Athletes may have illnesses or conditions that require them to take particular medications. If the medication an athlete is required to take to treat an illness or condition happens to fall on the List of Prohibited Substances and Methods (Prohibited List), a (TUE) must be obtained. A TUE is necessary before an athlete uses a prescribed prohibited substance or method for the treatment of a legitimate medical condition. The JADCO Therapeutic Use Exemption Committee (TUEC) is responsible for reviewing, granting or denying TUE applications.
Criteria for JADCO Granting a TUE
A TUE application will only be considered under the following circumstances:
- The athlete would experience significant impairment to health if the prohibited substance or prohibited method were to be withheld in the course of treating an acute or chronic medical condition.
- The therapeutic use of the prohibited substance or prohibited method would produce no additional enhancement of performance, other than that which might be anticipated by a return to a state of normal health.
- There is no reasonable therapeutic alternative to the use of the otherwise prohibited substance or prohibited method.
- The necessity for the use of the prohibited substance or prohibited method is not a consequence, wholly or in part, of the prior use (without a TUE) of a substance or method which was prohibited at the time of such use.
Retroactive Approval of a TUE Application
An athlete may only be granted retroactive approval for his/her therapeutic use of a prohibited substance or prohibited method (i.e., a retroactive TUE) if:
- Emergency treatment of an acute medical condition was necessary.
- Due to other exceptional circumstances, there was insufficient time or opportunity for the athlete to submit, or for the TUEC to consider, an application for the TUE prior to Sample collection; or
- The applicable rules required the athlete or permitted the athlete to apply for a retroactive TUE
- It is agreed, by WADA and by the Anti-Doping Organisation to whom the application for a retroactive TUE is or would be made, that fairness requires the grant of a retroactive TUE.
How Long Does a TUE Last?
TUEs are normally valid for the duration of the treatment prescribed by the medical doctor. In certain circumstances, a TUE can last up to a maximum of ten years. Athletes have the responsibility to keep track of the validity of their TUE and if necessary, to apply for a renewal before it expires.
When to apply for a TUE:
- A National-Level athlete should apply to JADCO for a TUE. A TUE granted by JADCO is valid at the national level only.
- If the athlete becomes an International-Level athlete or competes in an International Event, the TUE granted by JADCO would not be valid for those purposes unless it is recognised by the relevant International Federation or Major Event Organisation in accordance with the criteria set out in the 2015 International Standard for Therapeutic Use Exemptions.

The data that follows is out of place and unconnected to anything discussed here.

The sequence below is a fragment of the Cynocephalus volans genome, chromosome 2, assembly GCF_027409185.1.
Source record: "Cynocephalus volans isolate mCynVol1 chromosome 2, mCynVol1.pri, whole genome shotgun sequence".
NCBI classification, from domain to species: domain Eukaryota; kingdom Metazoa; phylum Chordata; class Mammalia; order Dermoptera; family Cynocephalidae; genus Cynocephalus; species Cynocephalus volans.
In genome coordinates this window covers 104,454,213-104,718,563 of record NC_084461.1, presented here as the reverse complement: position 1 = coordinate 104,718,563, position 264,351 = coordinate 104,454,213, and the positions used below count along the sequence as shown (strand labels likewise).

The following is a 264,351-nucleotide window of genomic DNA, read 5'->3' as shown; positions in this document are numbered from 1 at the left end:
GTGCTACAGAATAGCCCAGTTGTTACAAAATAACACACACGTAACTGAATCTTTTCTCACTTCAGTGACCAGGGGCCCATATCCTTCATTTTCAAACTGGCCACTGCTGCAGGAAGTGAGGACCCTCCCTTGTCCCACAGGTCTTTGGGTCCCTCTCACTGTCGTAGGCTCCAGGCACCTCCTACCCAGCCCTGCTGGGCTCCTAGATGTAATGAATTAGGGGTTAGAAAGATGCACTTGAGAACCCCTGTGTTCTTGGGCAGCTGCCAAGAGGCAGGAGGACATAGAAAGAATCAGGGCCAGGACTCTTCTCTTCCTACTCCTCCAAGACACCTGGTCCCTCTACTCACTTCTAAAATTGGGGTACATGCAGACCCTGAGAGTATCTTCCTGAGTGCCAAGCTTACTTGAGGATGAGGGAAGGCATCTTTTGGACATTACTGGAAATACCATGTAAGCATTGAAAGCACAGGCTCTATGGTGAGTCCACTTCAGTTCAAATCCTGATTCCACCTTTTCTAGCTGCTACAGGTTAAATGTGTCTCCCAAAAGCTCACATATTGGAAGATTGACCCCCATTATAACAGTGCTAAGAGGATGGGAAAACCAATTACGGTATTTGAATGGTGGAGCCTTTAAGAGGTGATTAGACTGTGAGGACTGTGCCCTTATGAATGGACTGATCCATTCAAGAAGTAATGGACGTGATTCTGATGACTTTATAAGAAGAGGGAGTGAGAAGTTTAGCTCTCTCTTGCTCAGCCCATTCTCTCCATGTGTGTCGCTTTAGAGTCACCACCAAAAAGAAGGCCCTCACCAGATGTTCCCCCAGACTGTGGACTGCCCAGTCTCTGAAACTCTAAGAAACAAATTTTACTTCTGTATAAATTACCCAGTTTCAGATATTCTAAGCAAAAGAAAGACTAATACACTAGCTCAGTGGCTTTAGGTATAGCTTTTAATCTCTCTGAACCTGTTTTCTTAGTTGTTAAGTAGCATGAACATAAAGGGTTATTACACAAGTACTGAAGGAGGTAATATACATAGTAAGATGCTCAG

- An International-Level athlete who does not already have a TUE from JADCO should apply to his or her International Federation for a TUE.
- Any TUE that an athlete obtains from an International Federation would not be valid if the athlete competes in an international event organised by a Major Event Organisation, unless the relevant Major Event Organisation recognises the TUE in accordance with the criteria set out in the 2015 International Standard for Therapeutic Use Exemptions.
- Athletes who do not have a TUE from an International Federation or JADCO and are competing at an international event organised by a Major Event Organisation should apply directly to the Major Event Organisation for a TUE.
- If an International Federation or Major Event Organisation (as applicable) declines to recognise a TUE, then subject to the athlete’s rights of review and appeal, that TUE may not be relied upon to excuse the presence, use, possession or administration of the prohibited substance or prohibited method mentioned in the TUE in question.
TUE Recognition Process
TUES granted by JADCO or other Anti-Doping Organisations should be recognised by other Anti-Doping Organisations once they satisfy the conditions for granting a TUE under the Code. If an athlete becomes subject to the TUE requirements of an International Federation or Major Event Organisation and already has a TUE, the athlete should not submit an application for a new TUE to the International Federation or Major Event Organisation. Instead: